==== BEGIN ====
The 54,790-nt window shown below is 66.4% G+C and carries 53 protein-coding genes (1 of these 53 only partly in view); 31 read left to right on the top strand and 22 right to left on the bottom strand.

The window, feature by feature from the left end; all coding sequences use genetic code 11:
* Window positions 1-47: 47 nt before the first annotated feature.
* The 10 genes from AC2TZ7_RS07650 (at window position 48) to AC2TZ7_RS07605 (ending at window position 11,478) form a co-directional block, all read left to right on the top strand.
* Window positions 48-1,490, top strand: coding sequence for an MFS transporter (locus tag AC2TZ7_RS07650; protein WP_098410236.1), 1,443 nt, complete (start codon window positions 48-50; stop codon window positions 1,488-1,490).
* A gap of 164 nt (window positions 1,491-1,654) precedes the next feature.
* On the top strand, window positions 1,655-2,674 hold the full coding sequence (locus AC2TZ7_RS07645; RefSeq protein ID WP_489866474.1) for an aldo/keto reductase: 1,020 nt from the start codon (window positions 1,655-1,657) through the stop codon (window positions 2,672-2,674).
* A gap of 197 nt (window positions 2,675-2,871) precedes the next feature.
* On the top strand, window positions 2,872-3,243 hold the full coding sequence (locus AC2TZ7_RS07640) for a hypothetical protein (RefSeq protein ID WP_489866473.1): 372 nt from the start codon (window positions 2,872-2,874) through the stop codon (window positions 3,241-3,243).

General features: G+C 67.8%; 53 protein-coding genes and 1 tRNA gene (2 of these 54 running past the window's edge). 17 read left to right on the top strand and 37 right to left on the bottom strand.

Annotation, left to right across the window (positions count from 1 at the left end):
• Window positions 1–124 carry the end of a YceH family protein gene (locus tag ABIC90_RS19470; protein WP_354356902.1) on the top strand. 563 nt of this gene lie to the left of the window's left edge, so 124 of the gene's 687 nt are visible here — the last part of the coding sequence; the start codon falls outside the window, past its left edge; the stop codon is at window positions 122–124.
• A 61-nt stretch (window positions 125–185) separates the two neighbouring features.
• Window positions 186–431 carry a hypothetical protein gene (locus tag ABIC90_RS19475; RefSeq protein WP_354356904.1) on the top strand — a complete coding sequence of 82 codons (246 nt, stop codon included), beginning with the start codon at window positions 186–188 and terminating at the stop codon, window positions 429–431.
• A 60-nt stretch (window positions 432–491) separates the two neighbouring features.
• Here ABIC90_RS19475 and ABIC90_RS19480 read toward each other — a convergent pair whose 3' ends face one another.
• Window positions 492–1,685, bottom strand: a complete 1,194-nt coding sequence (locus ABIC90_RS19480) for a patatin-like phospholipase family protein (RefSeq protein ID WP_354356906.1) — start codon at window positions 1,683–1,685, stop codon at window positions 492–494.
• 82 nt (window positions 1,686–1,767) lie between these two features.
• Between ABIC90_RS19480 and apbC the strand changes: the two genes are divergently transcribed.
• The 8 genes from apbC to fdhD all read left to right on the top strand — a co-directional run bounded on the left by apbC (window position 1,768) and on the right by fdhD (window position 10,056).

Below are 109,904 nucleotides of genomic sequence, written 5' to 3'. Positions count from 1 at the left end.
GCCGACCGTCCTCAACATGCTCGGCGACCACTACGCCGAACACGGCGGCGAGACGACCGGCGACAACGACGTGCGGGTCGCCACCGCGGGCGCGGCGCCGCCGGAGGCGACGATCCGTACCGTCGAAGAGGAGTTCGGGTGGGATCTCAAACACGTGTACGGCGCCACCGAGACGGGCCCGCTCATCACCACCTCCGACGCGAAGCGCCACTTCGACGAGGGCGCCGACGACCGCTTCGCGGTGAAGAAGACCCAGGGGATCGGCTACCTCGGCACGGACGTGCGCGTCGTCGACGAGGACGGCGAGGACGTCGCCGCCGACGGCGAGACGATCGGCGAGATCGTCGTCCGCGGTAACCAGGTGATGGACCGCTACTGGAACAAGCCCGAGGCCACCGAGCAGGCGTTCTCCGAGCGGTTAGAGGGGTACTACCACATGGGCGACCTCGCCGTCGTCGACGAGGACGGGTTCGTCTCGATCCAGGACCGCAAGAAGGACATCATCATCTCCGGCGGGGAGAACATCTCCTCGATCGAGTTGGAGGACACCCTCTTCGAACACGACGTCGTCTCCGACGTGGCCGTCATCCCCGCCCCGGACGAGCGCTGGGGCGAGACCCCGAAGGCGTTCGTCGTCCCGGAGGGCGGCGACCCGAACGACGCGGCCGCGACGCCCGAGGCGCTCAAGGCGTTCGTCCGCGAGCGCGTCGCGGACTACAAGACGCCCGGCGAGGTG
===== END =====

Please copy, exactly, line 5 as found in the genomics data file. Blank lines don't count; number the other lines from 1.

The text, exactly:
* Window positions 48-1,490, top strand: coding sequence for an MFS transporter (locus tag AC2TZ7_RS07650; protein WP_098410236.1), 1,443 nt, complete (start codon window positions 48-50; stop codon window positions 1,488-1,490).